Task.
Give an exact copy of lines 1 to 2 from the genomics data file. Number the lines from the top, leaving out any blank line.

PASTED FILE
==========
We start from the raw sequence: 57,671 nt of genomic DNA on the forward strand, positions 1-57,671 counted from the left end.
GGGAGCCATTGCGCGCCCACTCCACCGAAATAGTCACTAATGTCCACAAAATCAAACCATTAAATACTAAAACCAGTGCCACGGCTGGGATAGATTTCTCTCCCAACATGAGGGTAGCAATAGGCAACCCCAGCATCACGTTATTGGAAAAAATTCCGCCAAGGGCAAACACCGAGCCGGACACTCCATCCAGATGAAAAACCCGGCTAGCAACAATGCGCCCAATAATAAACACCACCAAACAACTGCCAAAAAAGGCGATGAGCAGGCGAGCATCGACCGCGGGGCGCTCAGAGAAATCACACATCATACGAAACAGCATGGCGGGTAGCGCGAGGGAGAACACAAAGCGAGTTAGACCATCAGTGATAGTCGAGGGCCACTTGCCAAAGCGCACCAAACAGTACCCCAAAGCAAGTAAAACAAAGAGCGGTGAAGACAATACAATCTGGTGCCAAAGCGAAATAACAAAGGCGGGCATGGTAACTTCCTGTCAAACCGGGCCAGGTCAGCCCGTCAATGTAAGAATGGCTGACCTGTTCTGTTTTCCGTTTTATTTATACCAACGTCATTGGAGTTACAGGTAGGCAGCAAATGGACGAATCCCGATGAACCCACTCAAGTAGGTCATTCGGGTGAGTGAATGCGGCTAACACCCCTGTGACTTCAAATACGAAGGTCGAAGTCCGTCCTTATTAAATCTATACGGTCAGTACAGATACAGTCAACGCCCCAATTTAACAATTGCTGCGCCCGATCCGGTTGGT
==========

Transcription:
We start from the raw sequence: 57,671 nt of genomic DNA on the forward strand, positions 1-57,671 counted from the left end.
GGGAGCCATTGCGCGCCCACTCCACCGAAATAGTCACTAATGTCCACAAAATCAAACCATTAAATACTAAAACCAGTGCCACGGCTGGGATAGATTTCTCTCCCAACATGAGGGTAGCAATAGGCAACCCCAGCATCACGTTATTGGAAAAAATTCCGCCAAGGGCAAACACCGAGCCGGACACTCCATCCAGATGAAAAACCCGGCTAGCAACAATGCGCCCAATAATAAACACCACCAAACAACTGCCAAAAAAGGCGATGAGCAGGCGAGCATCGACCGCGGGGCGCTCAGAGAAATCACACATCATACGAAACAGCATGGCGGGTAGCGCGAGGGAGAACACAAAGCGAGTTAGACCATCAGTGATAGTCGAGGGCCACTTGCCAAAGCGCACCAAACAGTACCCCAAAGCAAGTAAAACAAAGAGCGGTGAAGACAATACAATCTGGTGCCAAAGCGAAATAACAAAGGCGGGCATGGTAACTTCCTGTCAAACCGGGCCAGGTCAGCCCGTCAATGTAAGAATGGCTGACCTGTTCTGTTTTCCGTTTTATTTATACCAACGTCATTGGAGTTACAGGTAGGCAGCAAATGGACGAATCCCGATGAACCCACTCAAGTAGGTCATTCGGGTGAGTGAATGCGGCTAACACCCCTGTGACTTCAAATACGAAGGTCGAAGTCCGTCCTTATTAAATCTATACGGTCAGTACAGATACAGTCAACGCCCCAATTTAACAATTGCTGCGCCCGATCCGGTTGGT